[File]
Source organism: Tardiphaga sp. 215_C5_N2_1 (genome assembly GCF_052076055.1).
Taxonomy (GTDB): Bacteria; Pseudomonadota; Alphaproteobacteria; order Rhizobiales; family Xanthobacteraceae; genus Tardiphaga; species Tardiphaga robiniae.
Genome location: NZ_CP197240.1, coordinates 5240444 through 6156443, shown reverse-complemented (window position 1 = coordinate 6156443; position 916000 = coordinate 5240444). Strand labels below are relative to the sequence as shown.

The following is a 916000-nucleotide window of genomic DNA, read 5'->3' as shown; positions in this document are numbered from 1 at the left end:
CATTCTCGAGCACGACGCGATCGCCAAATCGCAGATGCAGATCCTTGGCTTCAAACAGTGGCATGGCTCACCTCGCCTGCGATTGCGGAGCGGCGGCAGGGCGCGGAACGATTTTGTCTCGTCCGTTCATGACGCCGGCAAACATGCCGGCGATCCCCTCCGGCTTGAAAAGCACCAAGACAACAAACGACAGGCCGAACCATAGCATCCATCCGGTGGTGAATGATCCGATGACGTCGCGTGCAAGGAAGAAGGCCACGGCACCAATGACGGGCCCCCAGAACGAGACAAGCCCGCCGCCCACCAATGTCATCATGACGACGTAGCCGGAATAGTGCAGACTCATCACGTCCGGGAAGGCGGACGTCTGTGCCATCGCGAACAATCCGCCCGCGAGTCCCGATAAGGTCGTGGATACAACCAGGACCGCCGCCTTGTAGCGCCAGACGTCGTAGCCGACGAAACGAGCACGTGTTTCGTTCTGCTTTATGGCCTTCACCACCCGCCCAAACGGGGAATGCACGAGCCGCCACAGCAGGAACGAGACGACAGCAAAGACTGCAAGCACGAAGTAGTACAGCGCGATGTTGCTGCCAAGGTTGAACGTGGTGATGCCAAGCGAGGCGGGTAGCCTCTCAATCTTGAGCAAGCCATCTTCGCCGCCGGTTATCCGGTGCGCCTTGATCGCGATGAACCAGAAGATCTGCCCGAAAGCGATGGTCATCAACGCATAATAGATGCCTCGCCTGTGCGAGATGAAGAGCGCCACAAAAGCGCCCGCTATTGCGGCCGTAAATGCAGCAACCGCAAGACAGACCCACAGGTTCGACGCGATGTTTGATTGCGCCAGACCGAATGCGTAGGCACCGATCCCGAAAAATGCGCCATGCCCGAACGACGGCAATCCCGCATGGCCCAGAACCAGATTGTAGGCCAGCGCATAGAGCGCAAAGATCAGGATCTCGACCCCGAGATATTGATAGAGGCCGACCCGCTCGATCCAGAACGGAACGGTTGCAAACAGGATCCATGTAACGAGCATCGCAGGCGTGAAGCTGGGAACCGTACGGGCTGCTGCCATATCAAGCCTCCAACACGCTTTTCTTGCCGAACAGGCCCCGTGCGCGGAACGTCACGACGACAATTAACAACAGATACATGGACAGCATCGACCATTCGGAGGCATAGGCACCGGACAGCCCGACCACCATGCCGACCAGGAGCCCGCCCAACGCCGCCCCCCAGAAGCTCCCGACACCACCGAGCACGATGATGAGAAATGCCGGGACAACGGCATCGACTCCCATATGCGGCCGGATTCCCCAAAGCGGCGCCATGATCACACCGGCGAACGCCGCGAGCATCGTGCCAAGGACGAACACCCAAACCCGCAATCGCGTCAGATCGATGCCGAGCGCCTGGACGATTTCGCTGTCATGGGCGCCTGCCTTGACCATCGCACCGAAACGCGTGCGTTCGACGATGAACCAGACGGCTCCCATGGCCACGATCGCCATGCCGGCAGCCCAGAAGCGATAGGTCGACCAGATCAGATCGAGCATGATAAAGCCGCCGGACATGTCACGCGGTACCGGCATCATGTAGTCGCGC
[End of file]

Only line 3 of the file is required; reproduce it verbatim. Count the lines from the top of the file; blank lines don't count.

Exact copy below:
Genome location: NZ_CP197240.1, coordinates 5240444 through 6156443, shown reverse-complemented (window position 1 = coordinate 6156443; position 916000 = coordinate 5240444). Strand labels below are relative to the sequence as shown.